Italian veterans Dragonhammer are back with their first album in half a decade, and their fifth in total since forming at the arse end of the last century. And, although the album’s title refers to part of the concept of the record, it could almost be seen to represent the actual band itself, as the sextet finds half it’s number different to last album Obscurity.

A new start of sorts them but there’s no need to worry if you’re a long term fan of the band – the most important theme, the music, remains largely the same, with the band continuing to plough that peculiarly Italian furrow of slightly histrionic, symphonic power metal.

That said, the best track here is the heartfelt, dramatic ballad Fallen Brother, where new vocalist Mattia Fagiolo really gets to stretch out and show what he can do – which is quite a lot – backed by heroic, heart-tugging strings in best Rhapsody (of Fire) fashion. You’ve heard it all before, yes, but when it’s executed as well as this that really doesn’t matter.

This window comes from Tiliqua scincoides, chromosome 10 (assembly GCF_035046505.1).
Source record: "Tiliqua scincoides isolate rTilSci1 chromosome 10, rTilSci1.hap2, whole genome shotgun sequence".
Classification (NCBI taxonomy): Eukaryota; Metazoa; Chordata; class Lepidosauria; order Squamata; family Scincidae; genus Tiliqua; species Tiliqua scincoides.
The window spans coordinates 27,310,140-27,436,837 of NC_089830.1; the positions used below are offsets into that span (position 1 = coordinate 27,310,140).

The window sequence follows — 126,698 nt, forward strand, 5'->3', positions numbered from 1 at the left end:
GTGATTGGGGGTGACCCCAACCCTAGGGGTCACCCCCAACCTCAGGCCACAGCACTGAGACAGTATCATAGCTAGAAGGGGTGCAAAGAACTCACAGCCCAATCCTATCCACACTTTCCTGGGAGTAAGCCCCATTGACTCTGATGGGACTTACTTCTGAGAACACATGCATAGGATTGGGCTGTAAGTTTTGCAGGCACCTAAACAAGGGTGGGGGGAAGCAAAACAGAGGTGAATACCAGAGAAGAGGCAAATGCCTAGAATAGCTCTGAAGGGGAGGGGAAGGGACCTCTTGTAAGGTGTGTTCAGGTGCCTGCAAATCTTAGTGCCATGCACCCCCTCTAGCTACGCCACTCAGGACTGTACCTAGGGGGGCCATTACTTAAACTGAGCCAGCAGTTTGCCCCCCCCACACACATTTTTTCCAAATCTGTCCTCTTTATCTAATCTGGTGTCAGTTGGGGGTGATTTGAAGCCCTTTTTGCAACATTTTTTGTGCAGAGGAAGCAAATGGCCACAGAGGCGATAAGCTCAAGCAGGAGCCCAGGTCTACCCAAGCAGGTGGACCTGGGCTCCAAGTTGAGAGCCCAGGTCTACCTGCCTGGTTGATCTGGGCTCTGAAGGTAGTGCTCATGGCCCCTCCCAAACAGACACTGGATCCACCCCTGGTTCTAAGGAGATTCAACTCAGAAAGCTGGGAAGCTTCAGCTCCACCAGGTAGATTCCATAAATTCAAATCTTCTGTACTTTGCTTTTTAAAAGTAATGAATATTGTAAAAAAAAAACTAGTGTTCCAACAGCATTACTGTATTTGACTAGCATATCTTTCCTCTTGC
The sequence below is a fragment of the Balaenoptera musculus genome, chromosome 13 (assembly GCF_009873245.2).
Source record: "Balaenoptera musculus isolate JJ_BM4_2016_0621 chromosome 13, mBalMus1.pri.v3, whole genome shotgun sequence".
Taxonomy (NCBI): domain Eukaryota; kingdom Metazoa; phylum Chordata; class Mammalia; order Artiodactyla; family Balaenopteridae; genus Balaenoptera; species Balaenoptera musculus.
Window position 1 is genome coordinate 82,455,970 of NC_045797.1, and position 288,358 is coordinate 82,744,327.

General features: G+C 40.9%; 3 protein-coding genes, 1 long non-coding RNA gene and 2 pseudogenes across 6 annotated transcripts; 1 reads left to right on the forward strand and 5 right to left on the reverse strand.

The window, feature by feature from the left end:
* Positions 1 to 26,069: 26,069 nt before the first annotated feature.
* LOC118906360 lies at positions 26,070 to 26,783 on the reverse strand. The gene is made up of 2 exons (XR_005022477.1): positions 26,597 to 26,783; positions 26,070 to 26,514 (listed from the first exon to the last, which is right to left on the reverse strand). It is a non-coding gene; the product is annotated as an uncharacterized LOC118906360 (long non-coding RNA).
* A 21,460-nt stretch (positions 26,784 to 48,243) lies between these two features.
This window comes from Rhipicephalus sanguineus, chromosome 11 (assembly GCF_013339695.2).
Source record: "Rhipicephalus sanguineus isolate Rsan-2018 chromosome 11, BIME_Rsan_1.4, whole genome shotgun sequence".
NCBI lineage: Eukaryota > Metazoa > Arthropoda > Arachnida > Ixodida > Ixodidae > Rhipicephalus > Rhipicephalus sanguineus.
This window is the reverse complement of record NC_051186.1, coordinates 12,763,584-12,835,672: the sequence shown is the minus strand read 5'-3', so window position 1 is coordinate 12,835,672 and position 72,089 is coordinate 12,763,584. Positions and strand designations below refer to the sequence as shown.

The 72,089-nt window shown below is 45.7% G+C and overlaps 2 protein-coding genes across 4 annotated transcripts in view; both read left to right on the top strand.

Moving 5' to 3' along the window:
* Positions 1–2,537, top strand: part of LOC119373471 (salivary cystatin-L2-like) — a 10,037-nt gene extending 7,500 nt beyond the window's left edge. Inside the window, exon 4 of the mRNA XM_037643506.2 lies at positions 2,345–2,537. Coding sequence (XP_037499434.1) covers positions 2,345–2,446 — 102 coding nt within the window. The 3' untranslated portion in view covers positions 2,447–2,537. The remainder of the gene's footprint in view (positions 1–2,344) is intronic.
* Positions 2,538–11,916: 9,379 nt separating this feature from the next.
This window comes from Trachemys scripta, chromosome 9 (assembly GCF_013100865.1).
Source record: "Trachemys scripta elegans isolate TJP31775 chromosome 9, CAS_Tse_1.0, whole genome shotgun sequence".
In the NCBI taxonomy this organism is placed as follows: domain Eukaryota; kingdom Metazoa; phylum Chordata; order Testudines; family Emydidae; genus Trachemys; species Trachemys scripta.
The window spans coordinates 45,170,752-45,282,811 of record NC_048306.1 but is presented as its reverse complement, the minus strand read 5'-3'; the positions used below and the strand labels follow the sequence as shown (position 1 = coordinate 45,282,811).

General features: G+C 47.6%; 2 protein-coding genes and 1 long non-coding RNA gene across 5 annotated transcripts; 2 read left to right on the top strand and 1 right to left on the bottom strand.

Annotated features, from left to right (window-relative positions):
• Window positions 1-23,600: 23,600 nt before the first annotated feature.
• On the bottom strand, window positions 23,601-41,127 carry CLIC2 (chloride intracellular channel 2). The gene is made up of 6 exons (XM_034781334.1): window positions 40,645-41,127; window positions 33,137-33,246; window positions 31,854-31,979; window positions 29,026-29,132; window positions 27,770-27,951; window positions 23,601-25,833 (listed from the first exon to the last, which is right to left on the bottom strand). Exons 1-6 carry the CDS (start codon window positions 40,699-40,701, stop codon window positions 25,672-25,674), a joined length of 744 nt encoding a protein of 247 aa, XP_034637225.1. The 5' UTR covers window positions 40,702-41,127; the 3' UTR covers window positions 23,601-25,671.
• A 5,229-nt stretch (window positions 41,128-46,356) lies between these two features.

Silver Feathers, superb guitar solo aside, doesn’t fare quite so well, with the closing gang vocals misfiring slightly, but when the band stick to the basics – basic being a relative word here given the baroque levels of florid musical achievement to be found on virtually every song – there’s little that can go wrong. Second Life adds a pomp rock edge to the mix that is pretty irresistible, with Fagiolo soaring above the guitars of Flavio Cicconi and Alessandro Mancini with real class. Giulio Cattivera‘s keyboard orchestrations are always on point, and never cheesy, whilst the engine room – piston-legged drummer Marco Berrettoni and bass-playing pal Gae Amodio – play their part unobtrusively but with deathless precision.

Closing, cinematic instrumental Ending Legacy is another highlight, but really if your’e already a fan of this kind of music then there’s very little here that you won’t enjoy.

Second Life
releases on November 4th.